Elton Johns Candle in the Wind initially refused by Palace at Dianas funeral

Elton John sings at Princess Diana's funeral in 1997

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Those who watched the funeral of Diana, Princess of Wales, will remember Sir Elton John’s, 74, memorable performance where he sang his newly re-written song, Candle In The Wind. But it turns out there was some opposition from the Royal household towards the new track, for fear it was “too sentimental”.

He has written new words to the tune which is being widely played and sung throughout the nation in memorial to Diana

Rev Dr Wesley Carr

Diana was killed in a fatal car crash in Paris on 31 August 1997, a year after her divorce from Prince Charles.

The lyrics had been rewritten as a personal tribute by Sir Elton, and was a defining moment alongside Earl Spencer’s eulogy to his sister, in the funeral at Westminster Abbey watched by billions around the world.

As part of a freshly released set of government papers by the National Archives, the Dean of Westminster had to send a personal plea to Buckingham Palace in 1997 to allow the singer to perform the touching song, which went on to sell 33 million copies across the globe.

Westminster Abbey had reportedly put a solo saxophonist on standby to perform the song, in case the palace “refused” to allow the performance to take place.

The documents state that Rev Dr Wesley Carr managed to persuade the family by pointing out it’d be an “imaginative and generous” gesture to the public, as tensions ran high over the tragedy.

Lieutenant Colonel Malcolm Ross, who was involved in negotiations over the service between the Palace and Diana’s family and officiated the service, said the song had captured the public mood.

In a note to a senior member of the royal household, he wrote: “This is a crucial point in the service and we would urge boldness.

“It is where the unexpected happens and something of the modern world that the princess represented.

“I respectfully suggest that anything classical or choral (even a popular classic such as something by Lloyd Webber) is inappropriate,” he added.

“Better would be the enclosed song by Elton John (known to millions and his music was enjoyed by the princess), which would be powerful.

“He has written new words to the tune which is being widely played and sung throughout the nation in memorial to Diana. It is all the time on the radio.”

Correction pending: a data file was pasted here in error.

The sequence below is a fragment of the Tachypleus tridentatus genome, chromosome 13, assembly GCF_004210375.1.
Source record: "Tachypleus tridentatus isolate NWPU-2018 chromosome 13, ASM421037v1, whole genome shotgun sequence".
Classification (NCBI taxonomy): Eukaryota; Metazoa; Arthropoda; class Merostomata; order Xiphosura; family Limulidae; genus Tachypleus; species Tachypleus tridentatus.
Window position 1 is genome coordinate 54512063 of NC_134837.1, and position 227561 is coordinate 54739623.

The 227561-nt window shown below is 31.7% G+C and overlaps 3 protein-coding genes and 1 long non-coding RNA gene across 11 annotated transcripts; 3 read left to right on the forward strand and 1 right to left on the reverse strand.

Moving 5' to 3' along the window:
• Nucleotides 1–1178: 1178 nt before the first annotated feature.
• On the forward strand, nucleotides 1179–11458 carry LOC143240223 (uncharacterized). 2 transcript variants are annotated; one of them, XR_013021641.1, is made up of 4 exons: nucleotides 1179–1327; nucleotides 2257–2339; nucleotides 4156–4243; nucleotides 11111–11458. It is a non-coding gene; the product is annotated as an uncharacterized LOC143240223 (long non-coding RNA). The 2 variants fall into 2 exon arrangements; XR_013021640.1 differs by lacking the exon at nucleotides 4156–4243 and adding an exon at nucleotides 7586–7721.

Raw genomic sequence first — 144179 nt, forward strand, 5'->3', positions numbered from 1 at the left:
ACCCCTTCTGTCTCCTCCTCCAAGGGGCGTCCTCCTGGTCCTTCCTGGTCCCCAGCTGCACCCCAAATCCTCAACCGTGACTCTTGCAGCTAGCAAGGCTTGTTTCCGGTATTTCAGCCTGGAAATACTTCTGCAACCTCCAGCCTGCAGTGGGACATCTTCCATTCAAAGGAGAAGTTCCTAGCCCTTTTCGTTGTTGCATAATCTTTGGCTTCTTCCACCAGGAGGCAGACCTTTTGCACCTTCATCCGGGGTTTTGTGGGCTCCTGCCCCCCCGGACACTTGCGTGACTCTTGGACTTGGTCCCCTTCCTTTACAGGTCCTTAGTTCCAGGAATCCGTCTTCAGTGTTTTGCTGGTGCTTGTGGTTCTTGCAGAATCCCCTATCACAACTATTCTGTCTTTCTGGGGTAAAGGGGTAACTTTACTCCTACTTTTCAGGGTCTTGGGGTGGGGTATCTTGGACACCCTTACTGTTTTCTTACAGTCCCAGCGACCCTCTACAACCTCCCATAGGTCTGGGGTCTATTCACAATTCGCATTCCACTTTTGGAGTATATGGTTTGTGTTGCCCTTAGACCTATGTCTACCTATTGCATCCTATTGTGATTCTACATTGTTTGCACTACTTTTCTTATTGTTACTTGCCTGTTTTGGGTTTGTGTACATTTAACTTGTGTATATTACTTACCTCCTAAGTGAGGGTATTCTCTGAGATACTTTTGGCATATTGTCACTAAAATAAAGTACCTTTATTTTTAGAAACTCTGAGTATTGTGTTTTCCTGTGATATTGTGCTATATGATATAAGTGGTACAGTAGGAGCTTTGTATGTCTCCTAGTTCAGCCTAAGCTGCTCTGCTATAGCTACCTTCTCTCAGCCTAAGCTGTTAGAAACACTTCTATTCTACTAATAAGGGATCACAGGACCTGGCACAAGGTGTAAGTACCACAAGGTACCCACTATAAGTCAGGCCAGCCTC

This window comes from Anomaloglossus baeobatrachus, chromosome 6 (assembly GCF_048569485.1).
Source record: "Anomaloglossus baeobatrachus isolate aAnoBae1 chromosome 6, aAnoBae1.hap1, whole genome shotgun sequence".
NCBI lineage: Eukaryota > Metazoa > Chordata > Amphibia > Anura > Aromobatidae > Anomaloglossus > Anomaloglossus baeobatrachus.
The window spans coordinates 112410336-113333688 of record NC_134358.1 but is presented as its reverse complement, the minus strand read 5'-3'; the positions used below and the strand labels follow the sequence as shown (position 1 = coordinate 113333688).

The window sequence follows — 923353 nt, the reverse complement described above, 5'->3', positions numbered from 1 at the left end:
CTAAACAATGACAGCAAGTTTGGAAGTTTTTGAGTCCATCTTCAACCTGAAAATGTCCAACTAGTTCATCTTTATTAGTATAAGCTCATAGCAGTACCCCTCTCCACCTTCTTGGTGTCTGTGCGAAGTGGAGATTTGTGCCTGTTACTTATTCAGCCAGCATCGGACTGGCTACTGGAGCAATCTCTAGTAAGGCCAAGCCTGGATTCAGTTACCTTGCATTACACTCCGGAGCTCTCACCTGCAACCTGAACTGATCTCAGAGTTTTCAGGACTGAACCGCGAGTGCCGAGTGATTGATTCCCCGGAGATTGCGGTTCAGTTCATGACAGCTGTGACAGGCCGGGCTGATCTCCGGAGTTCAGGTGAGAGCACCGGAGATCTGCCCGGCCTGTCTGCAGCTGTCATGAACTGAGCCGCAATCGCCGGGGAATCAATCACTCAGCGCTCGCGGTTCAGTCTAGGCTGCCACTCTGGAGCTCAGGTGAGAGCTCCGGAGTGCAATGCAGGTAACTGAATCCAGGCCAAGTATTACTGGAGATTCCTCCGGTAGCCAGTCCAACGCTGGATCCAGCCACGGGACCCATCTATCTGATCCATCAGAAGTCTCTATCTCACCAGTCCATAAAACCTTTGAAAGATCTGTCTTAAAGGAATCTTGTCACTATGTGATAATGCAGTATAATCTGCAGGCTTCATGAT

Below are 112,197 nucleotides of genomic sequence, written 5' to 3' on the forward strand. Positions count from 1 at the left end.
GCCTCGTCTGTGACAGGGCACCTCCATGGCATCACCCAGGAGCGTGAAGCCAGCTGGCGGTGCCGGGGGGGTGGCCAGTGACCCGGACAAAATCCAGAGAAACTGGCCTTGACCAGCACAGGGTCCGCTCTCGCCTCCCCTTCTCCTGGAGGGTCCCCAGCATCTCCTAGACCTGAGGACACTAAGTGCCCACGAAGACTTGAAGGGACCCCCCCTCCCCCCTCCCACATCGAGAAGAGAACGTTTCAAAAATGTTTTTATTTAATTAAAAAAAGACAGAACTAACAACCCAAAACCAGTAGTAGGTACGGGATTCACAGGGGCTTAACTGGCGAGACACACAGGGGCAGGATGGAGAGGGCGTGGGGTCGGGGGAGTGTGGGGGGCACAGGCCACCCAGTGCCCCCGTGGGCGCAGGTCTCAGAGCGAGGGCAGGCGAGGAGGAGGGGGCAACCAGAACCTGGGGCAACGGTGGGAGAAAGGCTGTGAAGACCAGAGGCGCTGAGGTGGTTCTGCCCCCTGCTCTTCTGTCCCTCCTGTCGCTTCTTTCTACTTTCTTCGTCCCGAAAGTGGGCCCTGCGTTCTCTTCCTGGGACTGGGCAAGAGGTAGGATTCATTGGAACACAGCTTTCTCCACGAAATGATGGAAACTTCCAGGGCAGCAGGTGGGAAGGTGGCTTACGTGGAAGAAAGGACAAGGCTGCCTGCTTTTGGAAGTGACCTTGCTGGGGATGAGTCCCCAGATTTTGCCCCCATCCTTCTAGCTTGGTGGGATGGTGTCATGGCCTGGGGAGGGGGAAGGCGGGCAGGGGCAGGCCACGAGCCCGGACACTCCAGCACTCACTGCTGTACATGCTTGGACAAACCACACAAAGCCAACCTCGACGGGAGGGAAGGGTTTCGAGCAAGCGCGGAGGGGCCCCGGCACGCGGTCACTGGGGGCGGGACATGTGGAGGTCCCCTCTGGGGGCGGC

Ross went on to describe Sir Elton’s track as “popular culture”, saying: “Its use here would be imaginative and generous to the millions who are feeling personally bereaved: it is popular culture at its best.

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“If it were thought the words were too sentimental (although that is by no means a bad thing given the national mood), they need not be printed – only sung.

“I would be prepared to discuss the significance of this suggestion over the phone with anyone.”

Dr Carr had also written to Buckingham Palace three days after Diana’s death, proposing a provisional order of service with the need for a change in musical pace during the funeral.

In the order, the iconic songwriters 1969 livelong Your Song was misnamed as Our Song.

Enclosing a copy of the lyrics, the Dean wrote: “Elton John to sing Our Song – a different style of music, popular and associated with the princess.”

The documents do not make clear how the amended version of Candle in the Wind, also known as Goodbye England’s Rose, became the preferred choice for the funeral.

In his 2019 autobiography, Sir Elton recalled how he had received a phone call from Sir Richard Branson suggesting that he revise the lyrics after noticing that many of those writing in a book of condolence in St James’s Palace were quoting the lyrics of the original song.

It is understood that that Candle in the Wind was the only song Sir Elton considered performing, believing that Branson’s request had come with the support of the Spencer family.

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